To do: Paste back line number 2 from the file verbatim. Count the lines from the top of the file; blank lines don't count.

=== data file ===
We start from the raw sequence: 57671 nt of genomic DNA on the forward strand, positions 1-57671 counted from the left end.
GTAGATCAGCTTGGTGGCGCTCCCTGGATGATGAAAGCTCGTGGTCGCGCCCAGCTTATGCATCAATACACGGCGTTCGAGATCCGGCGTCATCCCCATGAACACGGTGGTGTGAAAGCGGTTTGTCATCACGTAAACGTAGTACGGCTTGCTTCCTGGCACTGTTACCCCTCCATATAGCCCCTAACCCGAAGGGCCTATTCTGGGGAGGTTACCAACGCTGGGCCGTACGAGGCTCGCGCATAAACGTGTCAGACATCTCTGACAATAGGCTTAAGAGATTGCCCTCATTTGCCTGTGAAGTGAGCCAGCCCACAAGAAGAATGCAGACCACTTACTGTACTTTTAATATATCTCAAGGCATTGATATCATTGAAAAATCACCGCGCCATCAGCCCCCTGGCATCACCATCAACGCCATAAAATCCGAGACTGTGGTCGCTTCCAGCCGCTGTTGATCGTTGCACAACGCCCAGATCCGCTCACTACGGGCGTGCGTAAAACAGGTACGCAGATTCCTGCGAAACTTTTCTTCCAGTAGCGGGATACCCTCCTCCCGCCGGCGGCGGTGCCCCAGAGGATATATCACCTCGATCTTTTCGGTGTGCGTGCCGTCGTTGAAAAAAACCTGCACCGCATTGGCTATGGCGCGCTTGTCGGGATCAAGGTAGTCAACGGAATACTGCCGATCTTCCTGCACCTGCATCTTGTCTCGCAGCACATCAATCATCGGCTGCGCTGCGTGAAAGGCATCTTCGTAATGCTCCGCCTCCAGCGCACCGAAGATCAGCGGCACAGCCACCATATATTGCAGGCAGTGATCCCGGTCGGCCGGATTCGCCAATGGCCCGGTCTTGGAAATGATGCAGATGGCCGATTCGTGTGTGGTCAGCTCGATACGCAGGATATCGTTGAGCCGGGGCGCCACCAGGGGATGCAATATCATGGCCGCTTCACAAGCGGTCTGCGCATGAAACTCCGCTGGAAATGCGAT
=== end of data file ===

GTAGATCAGCTTGGTGGCGCTCCCTGGATGATGAAAGCTCGTGGTCGCGCCCAGCTTATGCATCAATACACGGCGTTCGAGATCCGGCGTCATCCCCATGAACACGGTGGTGTGAAAGCGGTTTGTCATCACGTAAACGTAGTACGGCTTGCTTCCTGGCACTGTTACCCCTCCATATAGCCCCTAACCCGAAGGGCCTATTCTGGGGAGGTTACCAACGCTGGGCCGTACGAGGCTCGCGCATAAACGTGTCAGACATCTCTGACAATAGGCTTAAGAGATTGCCCTCATTTGCCTGTGAAGTGAGCCAGCCCACAAGAAGAATGCAGACCACTTACTGTACTTTTAATATATCTCAAGGCATTGATATCATTGAAAAATCACCGCGCCATCAGCCCCCTGGCATCACCATCAACGCCATAAAATCCGAGACTGTGGTCGCTTCCAGCCGCTGTTGATCGTTGCACAACGCCCAGATCCGCTCACTACGGGCGTGCGTAAAACAGGTACGCAGATTCCTGCGAAACTTTTCTTCCAGTAGCGGGATACCCTCCTCCCGCCGGCGGCGGTGCCCCAGAGGATATATCACCTCGATCTTTTCGGTGTGCGTGCCGTCGTTGAAAAAAACCTGCACCGCATTGGCTATGGCGCGCTTGTCGGGATCAAGGTAGTCAACGGAATACTGCCGATCTTCCTGCACCTGCATCTTGTCTCGCAGCACATCAATCATCGGCTGCGCTGCGTGAAAGGCATCTTCGTAATGCTCCGCCTCCAGCGCACCGAAGATCAGCGGCACAGCCACCATATATTGCAGGCAGTGATCCCGGTCGGCCGGATTCGCCAATGGCCCGGTCTTGGAAATGATGCAGATGGCCGATTCGTGTGTGGTCAGCTCGATACGCAGGATATCGTTGAGCCGGGGCGCCACCAGGGGATGCAATATCATGGCCGCTTCACAAGCGGTCTGCGCATGAAACTCCGCTGGAAATGCGAT